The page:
The central point of the passage seems to be that the chaos is a "promised time", and that, as they feel it inside, too, they're in synch with the city; much like the lightning or the fire, they're a tool of destruction, and they don't have more sympathy than the lightning & fire, but they take pleasure in destruction.

As it is, you waver between specifics (arriving through the door, stepping over the body, killing) and generals (relating the promised time, stating their relationship to the havoc wrought). The result is a bit messy.

Suggestions: if you strengthen the interconnection of various sentences, instead of dangling against each other, the specific and the general can enhance each other.

"The wicked thunder drums through their veins" is a good example of this. Here, you have established a connection between outside and inside, through the rhythm of thunder/heartbeat (persumably they have hearts, if they have veins).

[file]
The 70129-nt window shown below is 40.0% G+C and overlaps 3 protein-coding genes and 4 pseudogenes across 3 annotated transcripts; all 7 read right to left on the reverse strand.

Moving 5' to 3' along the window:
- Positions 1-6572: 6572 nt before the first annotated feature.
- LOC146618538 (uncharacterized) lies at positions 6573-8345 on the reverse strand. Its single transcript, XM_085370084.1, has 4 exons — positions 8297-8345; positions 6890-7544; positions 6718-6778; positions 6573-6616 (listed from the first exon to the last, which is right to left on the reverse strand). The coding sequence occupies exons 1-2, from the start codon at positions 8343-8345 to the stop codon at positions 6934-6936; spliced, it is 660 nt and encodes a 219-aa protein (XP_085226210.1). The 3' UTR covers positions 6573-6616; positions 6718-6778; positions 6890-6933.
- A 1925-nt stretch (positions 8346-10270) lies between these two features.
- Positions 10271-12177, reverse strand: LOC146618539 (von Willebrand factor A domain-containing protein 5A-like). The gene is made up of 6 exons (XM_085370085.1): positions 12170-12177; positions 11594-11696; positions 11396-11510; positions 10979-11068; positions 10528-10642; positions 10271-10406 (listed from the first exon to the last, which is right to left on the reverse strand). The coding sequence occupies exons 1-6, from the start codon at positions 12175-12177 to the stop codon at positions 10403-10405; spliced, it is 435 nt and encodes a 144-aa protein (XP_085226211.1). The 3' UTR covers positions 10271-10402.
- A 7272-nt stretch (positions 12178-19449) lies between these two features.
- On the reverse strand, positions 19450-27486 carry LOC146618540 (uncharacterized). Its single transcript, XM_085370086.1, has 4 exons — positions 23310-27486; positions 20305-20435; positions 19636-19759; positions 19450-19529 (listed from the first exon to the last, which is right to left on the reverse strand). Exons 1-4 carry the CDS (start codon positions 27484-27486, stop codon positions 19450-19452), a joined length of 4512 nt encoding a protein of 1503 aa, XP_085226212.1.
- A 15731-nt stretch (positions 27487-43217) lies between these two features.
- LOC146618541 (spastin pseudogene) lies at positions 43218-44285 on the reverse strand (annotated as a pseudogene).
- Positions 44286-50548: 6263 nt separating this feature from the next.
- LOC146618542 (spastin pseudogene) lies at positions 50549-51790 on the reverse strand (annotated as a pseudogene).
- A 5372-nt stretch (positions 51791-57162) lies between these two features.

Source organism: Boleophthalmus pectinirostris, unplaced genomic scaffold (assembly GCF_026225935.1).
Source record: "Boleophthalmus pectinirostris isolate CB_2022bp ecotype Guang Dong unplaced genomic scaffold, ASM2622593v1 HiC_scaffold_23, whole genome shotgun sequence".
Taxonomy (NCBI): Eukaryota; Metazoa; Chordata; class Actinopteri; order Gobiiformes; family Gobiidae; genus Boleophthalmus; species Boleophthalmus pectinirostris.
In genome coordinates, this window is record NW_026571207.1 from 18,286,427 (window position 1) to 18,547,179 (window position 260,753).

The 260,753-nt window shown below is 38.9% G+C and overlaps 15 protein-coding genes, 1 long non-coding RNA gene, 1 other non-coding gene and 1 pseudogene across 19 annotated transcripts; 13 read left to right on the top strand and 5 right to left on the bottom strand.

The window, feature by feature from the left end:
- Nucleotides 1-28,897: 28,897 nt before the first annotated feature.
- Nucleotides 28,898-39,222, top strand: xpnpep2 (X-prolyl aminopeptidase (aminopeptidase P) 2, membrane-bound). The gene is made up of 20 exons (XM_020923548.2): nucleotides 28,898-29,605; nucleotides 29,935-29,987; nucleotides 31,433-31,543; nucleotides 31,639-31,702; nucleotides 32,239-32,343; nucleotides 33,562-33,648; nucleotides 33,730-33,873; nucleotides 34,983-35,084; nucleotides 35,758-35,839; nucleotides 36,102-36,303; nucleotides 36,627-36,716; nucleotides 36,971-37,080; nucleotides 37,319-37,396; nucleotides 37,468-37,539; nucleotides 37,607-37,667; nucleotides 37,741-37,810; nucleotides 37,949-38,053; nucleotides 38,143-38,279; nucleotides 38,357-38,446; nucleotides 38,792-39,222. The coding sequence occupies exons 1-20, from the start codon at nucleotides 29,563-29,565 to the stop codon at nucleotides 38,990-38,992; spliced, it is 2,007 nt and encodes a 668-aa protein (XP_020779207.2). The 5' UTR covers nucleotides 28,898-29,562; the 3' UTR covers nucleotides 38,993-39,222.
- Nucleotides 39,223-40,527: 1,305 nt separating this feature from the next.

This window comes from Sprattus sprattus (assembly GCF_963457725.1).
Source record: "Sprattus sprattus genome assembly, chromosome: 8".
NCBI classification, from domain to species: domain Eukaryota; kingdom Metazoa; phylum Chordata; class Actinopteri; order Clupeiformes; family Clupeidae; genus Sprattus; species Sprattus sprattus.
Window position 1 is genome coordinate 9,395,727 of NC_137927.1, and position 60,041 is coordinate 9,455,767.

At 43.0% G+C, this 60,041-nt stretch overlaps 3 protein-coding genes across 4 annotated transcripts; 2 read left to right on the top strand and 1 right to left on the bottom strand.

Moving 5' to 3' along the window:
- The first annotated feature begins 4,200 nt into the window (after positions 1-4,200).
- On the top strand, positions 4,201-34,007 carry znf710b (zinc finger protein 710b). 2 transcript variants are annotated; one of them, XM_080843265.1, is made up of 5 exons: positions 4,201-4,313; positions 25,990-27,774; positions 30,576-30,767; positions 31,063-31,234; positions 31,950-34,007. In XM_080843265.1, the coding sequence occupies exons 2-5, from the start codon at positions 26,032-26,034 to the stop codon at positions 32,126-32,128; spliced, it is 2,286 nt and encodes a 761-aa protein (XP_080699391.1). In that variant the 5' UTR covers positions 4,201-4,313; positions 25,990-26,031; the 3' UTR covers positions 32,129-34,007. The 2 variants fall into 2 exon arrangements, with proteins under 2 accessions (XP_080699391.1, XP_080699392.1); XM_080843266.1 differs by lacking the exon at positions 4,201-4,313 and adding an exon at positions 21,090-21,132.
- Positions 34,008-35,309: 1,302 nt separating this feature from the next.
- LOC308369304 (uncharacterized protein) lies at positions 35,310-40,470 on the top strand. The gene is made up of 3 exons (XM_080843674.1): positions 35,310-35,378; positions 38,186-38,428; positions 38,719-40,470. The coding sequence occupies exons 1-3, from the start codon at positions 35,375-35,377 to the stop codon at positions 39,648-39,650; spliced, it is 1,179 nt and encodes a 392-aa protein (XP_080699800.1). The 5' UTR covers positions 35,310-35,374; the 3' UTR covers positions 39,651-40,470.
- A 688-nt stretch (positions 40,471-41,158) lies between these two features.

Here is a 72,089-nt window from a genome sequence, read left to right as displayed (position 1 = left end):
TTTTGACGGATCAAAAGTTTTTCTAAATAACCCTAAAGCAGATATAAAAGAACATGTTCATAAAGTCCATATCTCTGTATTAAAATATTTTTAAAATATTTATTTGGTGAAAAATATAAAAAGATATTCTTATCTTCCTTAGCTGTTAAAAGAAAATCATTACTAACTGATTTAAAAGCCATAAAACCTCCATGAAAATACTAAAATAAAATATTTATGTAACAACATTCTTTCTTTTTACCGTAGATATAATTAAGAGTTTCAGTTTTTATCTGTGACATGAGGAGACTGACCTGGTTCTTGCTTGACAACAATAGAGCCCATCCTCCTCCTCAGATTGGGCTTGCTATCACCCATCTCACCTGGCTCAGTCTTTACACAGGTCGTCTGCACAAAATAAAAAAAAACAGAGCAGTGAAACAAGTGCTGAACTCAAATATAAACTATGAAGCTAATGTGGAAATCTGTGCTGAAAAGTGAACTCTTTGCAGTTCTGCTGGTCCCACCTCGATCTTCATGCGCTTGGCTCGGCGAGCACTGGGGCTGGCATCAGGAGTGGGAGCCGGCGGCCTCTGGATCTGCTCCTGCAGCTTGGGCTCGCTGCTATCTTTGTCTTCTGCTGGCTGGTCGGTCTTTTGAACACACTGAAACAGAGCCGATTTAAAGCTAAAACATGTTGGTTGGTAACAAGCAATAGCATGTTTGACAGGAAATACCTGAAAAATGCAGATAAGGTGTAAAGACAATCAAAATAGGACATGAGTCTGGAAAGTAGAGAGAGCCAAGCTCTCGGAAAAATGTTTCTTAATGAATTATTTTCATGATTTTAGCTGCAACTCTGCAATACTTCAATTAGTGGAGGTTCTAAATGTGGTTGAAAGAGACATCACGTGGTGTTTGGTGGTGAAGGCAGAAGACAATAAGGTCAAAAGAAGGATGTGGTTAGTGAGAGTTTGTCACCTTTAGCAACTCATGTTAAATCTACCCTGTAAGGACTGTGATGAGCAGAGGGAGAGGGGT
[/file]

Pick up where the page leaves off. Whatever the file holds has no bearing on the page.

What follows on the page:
Since lightning and thunder share a semantic field, it might be a good idea to place the "no need to fear the lightning" after the thunder-sentence. Then, the "blotting of the sun" (which is a result of smoke, which in turn is a result of lightning induced fire); then the explanation: promised time etc.

But before this, you'll have to deal with the body. I don't think that simply asserting uncaringness cuts it, and the transition to their mission doesn't flow easily.

It could look something like this (in case I'm making little sense abstractly):

A hidden door through which come men dressed in black leathers, wielding long blades. A swift kick jolts the limp body out of the way. It comes to rest at a distorted angle, empty eyes staring at marching boots. The wicked thunder drums through the men's veins, thrilling them, commanding them. Lightning guided, prepared their path. Clouds and smoke blot the sun, protecting them from its lethal glare. The promised time has come: Eagerly, they obey the rhythm of destruction. All they encountered die, cleaved by their long blades.

Sorry for re-writing parts, but re-arranging ideas often necessitates re-writes. The point isn't the new words, or action or whatever I introduced, it's the new progression of ideas: Now it's:

1. Arrival scene including the boy's body.

2. Describing their situation taking their point of few by using list (1) thunder (2) lightning (3) clouds/smoke, and then explaining its significance (promised time has come).

3. Leading into their deeds (obeying, killing)